Showing 1 - 4 of 4 results
Marinelarena v. Session
Brief of Amici Curiae Immigrant Defense Project, American Immigration Lawyers Association, National Association of Criminal Defense Lawyers, et al., in Support of Petitioner Upon Grant of Rehearing En Banc.
Argument: Young diverges from the rationale for the Categorical Approach, produces inconsistent immigration outcomes, and undercuts due process considerations. Young frustrates the underlying purpose of the Categorical Approach: to ensure efficiency and predictability in immigration outcomes. Young bars noncitizens from relief even when courts do not regularly maintain the necessary records or when records have been destroyed. Criminal records, especially in cases involving lower-level offenses are often poorly created and maintained. Criminal courts routinely destroy criminal records, creating unfair and inconsistent immigration outcomes. The government is in a far superior position to obtain records than noncitizens, who are often detained, unrepresented, and non-English speaking. Young’s divergence from the Categorical Approach unfairly affects noncitizens in a wide variety of immigration adjudications, both adversarial and non-adversarial.
Lucio-Rayos v. Sessions
Brief of Amici Curiae Immigrant Defense Project, American Immigration Lawyers Association, National Association of Criminal Defense Lawyers, and National Immigrant Justice Center in Support of Petitioner (on petition for a writ of certiorari).
Argument: The Court should intervene to establish a uniform rule governing the many contexts in which relief eligibility turns on a past conviction. Unless the Court intervenes, relief eligibility will vary based on differences and unreliability in state court record keeping practices. Many state courts do not regularly create criminal records, particularly in misdemeanor and other low-level cases. Criminal courts routinely destroy records, creating unfair and inconsistent immigration outcomes under the Tenth Circuit's rule. The deep circuit split on the issue means that noncitizens face non-uniform results depending on where DHS chooses to initiate proceedings. The Tenth Circuit's rule has a particularly harsh and unfair impact on noncitizens who are without counsel, detained, and have limited English proficiency.
Gutierrez v. Sessions
Brief of Amici Curiae Immigrant Defense Project, Detention Watch Network, Heartland Alliance’s National Immigrant Justice Center, Immigrant Legal Resource Center, National Association of Criminal Defense Lawyers, National Immigration Law Center, and National Immigration Project of the National Lawyers Guild in Support of Petitioner’s Petition for Rehearing and Rehearing En Banc.
Argument: Amici urge the Court to grant rehearing or rehearing en banc because the panel’s decision is at odds with Moncrieffe v. Holder, 569 U.S. 184 (2013). Amici agree with Ms. Gutierrez that when the record of a prior conviction under a divisible statute is ambiguous, the conviction should not bar eligibility for relief from removal. Amici submit this brief to raise three additional points. First, the panel’s decision unfairly bases relief eligibility on the happenstance of whether a prior criminal court creates or maintains the records necessary to disprove a disqualifying conviction. The noncitizen has no control over these criminal court practices but, under the panel’s decision, could face ineligibility for relief because of them. Second, the panel’s decision ignores that noncitizens—who are often without counsel and detained—face far greater impediments to obtaining and submitting the required conviction records than the Department of Homeland Security (DHS). Third, the panel’s decision has a broad impact: it operates to categorically bar relief for asylum seekers, victims of crime, and those—like Ms. Gutierrez—with longstanding residence and deep family ties in this country.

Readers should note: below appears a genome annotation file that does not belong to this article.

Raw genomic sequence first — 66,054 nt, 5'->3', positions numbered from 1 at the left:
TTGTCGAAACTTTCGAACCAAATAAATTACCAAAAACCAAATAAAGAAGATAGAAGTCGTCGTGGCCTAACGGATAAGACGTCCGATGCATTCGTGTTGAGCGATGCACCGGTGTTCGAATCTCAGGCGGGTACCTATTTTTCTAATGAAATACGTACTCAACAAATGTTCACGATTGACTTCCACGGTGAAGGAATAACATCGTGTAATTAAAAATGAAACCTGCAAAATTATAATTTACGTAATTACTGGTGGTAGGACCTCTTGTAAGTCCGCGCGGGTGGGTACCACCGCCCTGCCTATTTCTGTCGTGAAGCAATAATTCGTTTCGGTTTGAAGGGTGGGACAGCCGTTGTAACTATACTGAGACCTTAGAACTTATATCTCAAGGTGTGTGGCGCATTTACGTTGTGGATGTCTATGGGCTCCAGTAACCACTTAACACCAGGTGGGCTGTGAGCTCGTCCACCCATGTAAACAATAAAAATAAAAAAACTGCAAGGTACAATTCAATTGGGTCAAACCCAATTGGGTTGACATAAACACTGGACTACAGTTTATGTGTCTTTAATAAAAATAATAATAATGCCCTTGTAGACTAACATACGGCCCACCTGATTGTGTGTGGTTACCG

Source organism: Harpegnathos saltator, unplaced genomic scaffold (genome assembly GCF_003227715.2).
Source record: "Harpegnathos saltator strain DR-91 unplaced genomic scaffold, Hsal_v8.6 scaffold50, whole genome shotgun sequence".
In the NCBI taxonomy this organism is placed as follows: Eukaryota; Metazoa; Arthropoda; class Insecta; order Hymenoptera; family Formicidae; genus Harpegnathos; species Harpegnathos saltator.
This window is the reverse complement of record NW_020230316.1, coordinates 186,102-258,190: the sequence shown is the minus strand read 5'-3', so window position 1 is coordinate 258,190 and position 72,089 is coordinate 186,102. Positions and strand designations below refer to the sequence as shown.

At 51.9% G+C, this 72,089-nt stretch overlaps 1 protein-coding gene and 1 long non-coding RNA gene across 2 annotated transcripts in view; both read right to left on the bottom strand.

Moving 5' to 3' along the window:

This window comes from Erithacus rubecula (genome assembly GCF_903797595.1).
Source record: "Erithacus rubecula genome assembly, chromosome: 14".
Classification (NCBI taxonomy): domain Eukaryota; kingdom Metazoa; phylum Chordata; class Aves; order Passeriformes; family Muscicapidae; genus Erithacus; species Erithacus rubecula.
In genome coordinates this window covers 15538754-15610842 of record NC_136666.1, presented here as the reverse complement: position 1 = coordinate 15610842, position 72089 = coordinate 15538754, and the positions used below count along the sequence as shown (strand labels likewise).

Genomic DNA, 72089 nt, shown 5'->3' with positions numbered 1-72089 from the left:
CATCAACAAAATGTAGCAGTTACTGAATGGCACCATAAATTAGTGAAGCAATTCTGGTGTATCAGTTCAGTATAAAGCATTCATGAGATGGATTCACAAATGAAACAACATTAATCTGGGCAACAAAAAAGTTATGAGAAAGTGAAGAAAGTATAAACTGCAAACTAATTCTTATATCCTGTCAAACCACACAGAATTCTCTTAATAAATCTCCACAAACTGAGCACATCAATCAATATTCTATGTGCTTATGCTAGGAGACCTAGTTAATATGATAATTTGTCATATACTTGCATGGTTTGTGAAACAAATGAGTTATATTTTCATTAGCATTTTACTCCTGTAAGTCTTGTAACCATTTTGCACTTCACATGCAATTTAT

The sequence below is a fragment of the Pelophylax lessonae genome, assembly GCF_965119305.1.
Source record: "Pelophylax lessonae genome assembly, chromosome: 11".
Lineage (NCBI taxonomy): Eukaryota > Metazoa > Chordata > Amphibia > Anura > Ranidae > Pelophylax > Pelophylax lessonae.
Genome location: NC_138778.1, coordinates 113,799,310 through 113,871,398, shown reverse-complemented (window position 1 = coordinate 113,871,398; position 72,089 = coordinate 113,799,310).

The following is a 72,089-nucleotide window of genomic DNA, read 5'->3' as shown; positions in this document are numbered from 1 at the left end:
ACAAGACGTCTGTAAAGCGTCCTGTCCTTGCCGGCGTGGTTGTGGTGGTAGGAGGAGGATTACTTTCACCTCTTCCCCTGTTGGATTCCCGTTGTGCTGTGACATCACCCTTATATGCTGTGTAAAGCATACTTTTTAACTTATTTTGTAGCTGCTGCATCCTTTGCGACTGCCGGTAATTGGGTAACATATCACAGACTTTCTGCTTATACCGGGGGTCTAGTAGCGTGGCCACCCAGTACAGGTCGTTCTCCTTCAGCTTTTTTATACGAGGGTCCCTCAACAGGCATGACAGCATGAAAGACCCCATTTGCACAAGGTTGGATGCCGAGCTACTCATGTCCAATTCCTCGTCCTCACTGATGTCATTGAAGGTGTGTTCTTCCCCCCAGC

Ohio v. Romero
Brief of Amici Curiae Immigrant Defense Project and National Association of Criminal Defense Lawyers in Support of Defendant-Appellee.
Argument: A non-citizen defendant suffers prejudice when defense counsel fails to advise of potential immigration consequences, even if the court notifies defendant that he or she “may” face immigration consequences. Judicial notifications cannot cure defense counsel’s foregone negotiations for an immigration-safe plea. The statutorily mandated language in Ohio, which states that the guilty plea “may” result in deportation, does not accurately advise a defendant whose deportation is virtually certain and mandatory. Judicial notifications given without regard to a defendant’s particular circumstances must be given little weight in the prejudice analysis. The roles and responsibilities of court and counsel are legally and practically distinct. Allowing court notifications to replace advice from defense counsel contradicts Padilla v. Kentucky, which placed the burden of giving the advice regarding immigration consequences squarely on defense counsel.